Users of Valve's Steam digital distribution platform have warned of a nasty bug in the Linux version, capable of wiping out all files owned by the user across all drives on a system.
Launched as a beta back in February 2013
following closed testing the year before, Steam for Linux provides access to Linux-specific and cross-platform games on most variants of the open-source operating system. It operates identically to the Windows and OS X variants, and was developed by the company both in response to customer demand and as the central pillar of its own SteamOS Linux-based gaming-centric operating system. By and large, its launch went smoothly - but users have now discovered a rather nasty bug.
Brought into view in a bug report on Valve's GitHub repository
, the flaw is both simple and horrible: the script which runs the Steam client can, in certain circumstances, erase every single file owned by or with write permissions for the current user from a computer system - including those located on external drives or certain types of network drives.
The problems comes from a line in steam.sh
which simply reads 'rm -rf "$STEAMROOT/"*
'. This line, called when the script is run with the --reset_steam option, is designed to delete all files under Steam's data directory in preparation of beginning again. Unfortunately, users have found that it is also executed when the Steam data directory is missing - and when it's missing, the $STEAMROOT variable expands as empty. The result: the command actually run is 'rm -rf "/"*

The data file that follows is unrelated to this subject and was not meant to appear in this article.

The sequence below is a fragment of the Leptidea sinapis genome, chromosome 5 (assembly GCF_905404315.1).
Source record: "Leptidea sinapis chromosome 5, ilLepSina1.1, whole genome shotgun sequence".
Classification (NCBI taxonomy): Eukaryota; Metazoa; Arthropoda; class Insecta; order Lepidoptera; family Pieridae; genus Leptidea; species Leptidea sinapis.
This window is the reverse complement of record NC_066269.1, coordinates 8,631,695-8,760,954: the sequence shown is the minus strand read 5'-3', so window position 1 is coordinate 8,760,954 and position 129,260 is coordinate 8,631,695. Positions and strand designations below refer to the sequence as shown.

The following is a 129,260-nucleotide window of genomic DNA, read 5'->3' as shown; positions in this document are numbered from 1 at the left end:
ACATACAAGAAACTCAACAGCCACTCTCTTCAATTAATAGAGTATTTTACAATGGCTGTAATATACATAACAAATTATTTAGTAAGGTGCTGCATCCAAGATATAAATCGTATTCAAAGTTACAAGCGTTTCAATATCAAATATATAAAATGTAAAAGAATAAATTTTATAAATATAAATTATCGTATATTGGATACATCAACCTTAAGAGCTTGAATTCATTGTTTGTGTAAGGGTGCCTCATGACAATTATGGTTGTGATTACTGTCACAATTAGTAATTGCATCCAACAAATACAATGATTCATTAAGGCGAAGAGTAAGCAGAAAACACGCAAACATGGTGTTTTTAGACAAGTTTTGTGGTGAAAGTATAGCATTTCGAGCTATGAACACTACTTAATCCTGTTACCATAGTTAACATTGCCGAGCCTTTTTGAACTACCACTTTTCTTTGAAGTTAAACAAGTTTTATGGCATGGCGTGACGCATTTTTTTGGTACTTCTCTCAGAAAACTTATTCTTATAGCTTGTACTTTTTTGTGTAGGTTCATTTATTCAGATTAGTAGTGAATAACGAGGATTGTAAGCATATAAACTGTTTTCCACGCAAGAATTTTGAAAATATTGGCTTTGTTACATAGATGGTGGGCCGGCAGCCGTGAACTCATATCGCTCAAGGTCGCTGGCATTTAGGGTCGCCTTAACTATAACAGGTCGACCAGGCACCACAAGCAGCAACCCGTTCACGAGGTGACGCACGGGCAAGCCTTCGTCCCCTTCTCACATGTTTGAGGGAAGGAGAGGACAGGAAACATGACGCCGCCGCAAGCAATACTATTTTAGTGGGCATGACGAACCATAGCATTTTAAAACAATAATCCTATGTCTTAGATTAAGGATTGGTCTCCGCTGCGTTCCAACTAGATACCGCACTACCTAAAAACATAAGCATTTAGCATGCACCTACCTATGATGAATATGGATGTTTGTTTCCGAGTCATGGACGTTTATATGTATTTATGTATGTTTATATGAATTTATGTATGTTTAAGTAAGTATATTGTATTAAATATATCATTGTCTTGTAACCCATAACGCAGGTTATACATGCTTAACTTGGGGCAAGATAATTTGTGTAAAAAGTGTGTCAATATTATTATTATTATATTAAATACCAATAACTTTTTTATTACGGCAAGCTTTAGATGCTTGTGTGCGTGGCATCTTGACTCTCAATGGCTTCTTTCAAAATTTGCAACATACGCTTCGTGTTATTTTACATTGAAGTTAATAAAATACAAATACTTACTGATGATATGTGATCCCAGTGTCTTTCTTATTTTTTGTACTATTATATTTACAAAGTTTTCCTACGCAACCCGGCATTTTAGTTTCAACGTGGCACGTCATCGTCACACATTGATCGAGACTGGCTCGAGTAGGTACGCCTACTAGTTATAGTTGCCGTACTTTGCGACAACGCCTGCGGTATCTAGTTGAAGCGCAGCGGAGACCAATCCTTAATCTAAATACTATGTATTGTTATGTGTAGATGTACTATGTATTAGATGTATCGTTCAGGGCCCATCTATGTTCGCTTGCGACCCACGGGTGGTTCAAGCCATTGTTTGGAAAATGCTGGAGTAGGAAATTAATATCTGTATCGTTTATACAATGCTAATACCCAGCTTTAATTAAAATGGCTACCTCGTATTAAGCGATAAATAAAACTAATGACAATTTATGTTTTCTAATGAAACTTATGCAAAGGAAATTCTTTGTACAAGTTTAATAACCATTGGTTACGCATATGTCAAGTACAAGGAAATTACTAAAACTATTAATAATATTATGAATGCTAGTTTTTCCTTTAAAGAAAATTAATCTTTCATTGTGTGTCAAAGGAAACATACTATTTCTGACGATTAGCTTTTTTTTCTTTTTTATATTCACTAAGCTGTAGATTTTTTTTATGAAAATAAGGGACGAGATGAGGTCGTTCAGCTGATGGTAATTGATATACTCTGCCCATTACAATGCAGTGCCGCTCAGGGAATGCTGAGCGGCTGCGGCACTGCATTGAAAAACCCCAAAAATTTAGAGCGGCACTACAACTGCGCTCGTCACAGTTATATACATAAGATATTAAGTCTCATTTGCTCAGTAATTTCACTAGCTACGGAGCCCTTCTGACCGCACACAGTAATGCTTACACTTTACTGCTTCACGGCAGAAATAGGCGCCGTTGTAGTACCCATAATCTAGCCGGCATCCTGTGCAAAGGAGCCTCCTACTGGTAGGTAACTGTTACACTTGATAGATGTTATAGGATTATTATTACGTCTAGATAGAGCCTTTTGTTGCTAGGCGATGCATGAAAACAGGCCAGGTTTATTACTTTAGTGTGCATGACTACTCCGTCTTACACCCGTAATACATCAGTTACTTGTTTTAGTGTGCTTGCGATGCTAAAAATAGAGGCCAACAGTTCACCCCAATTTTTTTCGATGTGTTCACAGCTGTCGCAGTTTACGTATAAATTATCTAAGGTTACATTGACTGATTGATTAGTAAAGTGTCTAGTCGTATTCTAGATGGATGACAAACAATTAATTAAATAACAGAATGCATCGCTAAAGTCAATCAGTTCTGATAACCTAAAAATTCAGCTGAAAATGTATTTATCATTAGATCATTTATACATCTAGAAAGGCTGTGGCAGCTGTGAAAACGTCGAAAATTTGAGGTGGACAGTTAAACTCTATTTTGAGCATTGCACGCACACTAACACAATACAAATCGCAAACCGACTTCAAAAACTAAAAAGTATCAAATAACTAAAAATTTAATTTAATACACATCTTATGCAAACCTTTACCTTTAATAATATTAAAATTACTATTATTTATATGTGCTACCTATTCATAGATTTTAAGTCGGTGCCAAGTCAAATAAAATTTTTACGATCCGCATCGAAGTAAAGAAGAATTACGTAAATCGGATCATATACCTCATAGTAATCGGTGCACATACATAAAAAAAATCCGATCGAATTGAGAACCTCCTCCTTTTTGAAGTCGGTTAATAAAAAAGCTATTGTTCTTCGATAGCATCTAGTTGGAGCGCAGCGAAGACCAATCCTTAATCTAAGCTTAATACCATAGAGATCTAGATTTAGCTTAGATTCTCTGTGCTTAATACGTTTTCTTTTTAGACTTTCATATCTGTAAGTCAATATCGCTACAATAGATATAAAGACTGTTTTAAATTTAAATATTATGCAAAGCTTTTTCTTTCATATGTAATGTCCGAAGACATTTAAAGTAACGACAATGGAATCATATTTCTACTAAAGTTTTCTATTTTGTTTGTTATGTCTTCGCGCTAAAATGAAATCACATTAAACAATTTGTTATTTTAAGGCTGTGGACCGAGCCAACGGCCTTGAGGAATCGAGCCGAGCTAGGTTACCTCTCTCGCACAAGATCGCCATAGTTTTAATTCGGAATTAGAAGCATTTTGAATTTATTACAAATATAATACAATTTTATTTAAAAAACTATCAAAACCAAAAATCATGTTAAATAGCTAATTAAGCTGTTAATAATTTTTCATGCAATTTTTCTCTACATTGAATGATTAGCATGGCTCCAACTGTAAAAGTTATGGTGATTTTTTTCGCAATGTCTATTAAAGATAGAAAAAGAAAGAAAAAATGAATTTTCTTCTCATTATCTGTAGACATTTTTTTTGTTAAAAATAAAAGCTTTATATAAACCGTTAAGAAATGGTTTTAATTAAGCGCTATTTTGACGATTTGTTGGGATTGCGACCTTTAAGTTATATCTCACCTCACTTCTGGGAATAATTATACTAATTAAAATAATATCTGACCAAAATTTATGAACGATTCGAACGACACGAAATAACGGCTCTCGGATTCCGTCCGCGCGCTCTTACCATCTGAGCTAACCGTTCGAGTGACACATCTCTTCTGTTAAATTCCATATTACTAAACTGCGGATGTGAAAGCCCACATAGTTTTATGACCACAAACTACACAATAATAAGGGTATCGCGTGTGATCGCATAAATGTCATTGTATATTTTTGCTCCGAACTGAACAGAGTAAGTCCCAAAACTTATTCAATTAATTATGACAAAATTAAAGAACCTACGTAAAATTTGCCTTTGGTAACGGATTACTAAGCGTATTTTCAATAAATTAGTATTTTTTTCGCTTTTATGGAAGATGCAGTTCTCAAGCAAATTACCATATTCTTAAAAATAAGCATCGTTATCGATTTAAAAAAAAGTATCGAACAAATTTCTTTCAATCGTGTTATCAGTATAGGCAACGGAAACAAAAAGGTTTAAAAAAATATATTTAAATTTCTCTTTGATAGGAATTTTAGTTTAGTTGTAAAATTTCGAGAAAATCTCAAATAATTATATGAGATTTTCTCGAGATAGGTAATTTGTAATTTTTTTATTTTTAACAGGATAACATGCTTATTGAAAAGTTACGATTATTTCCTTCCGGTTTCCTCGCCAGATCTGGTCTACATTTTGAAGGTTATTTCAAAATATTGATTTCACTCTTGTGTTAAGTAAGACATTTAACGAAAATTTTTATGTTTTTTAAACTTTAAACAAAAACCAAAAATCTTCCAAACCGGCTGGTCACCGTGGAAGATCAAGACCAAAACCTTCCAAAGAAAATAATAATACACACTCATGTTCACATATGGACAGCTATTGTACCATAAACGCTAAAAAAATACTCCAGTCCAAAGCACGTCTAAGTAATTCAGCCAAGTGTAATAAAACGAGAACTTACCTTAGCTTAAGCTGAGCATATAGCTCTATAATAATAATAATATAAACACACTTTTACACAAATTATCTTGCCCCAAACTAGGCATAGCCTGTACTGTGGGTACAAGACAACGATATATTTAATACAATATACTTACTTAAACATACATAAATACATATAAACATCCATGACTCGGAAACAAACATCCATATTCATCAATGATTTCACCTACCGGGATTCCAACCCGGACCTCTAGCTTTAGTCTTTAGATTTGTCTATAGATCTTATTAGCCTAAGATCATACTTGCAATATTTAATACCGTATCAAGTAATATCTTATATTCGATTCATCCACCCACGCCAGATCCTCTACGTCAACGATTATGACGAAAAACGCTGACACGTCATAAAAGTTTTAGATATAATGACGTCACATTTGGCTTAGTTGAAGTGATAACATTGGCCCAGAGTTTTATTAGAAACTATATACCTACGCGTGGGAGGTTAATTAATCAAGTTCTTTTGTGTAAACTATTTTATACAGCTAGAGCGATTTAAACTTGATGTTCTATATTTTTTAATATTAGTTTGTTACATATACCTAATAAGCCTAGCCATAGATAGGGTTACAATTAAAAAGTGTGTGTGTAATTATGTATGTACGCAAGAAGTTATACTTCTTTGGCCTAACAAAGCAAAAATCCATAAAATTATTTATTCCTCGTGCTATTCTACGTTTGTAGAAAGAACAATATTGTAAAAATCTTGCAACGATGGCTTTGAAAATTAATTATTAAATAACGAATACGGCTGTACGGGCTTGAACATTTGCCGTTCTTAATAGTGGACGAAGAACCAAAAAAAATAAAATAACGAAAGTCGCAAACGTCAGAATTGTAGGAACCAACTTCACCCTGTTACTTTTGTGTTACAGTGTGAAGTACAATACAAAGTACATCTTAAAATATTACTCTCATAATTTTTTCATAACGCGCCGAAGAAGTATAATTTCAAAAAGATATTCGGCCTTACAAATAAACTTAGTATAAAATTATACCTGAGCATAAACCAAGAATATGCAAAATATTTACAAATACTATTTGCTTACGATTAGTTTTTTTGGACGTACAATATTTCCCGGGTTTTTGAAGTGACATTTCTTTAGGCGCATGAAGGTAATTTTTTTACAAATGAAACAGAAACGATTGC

' - an instruction to delete every single file on the system recursively. Although file permissions will prevent non-root users from deleting operating system files, the instruction is enough to wipe every single file owned by the user on any mounted drive.
'I looked and saw that steam had apparently deleted everything owned by my user recursively from the root directory. Including my 3tb external drive I back everything up to that was mounted under /media,
' user keyvin wrote in his report. 'Everything important, for the most part, was in the cloud. It is a huge hassle, but it is not a disaster. If there is the chance that moving your steam folder can result in recursively deleting everything in the directory tree you should probably just throw up an error instead of trying to point to other stuff.
The bug is similar to a known issue with the Windows release
, but while that is an issue only if Steam is installed to a directory containing other files the Linux client flaw is more wide-ranging. Numerous suggestions - and even patches - have been offered by the community to resolve the issue, with Valve yet to respond.